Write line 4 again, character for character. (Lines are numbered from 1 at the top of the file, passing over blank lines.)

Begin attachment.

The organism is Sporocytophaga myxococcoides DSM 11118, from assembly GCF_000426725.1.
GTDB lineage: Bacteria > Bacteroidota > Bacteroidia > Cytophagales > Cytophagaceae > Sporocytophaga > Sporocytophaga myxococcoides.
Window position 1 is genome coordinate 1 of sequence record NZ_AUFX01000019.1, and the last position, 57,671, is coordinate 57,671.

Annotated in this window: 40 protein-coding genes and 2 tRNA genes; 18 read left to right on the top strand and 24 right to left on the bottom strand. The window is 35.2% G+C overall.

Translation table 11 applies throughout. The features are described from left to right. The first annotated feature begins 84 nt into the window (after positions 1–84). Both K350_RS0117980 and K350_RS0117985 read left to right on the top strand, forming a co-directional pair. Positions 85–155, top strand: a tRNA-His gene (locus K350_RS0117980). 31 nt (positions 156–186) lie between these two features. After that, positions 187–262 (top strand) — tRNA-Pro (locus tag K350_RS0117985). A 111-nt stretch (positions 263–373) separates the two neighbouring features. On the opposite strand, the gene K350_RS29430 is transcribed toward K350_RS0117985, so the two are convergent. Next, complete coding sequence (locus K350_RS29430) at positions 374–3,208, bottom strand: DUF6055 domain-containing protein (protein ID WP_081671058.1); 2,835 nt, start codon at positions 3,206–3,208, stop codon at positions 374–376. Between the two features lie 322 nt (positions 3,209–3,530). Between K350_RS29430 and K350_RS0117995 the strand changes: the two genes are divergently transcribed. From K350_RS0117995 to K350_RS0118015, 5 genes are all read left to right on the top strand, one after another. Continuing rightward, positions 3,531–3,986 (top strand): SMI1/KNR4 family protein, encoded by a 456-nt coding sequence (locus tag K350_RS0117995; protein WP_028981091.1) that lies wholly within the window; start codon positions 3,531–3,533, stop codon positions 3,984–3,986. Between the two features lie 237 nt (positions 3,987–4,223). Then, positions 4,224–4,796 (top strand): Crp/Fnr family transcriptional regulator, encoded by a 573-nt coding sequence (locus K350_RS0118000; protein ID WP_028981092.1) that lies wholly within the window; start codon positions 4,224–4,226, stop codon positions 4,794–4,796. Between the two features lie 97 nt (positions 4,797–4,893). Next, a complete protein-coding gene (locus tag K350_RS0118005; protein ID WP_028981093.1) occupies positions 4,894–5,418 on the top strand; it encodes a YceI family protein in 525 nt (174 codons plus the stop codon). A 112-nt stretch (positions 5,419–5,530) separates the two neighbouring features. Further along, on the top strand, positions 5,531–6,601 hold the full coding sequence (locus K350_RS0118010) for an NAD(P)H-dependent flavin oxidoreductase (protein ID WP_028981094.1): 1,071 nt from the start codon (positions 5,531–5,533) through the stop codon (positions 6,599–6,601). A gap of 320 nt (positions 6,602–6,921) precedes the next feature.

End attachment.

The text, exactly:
Annotated in this window: 40 protein-coding genes and 2 tRNA genes; 18 read left to right on the top strand and 24 right to left on the bottom strand. The window is 35.2% G+C overall.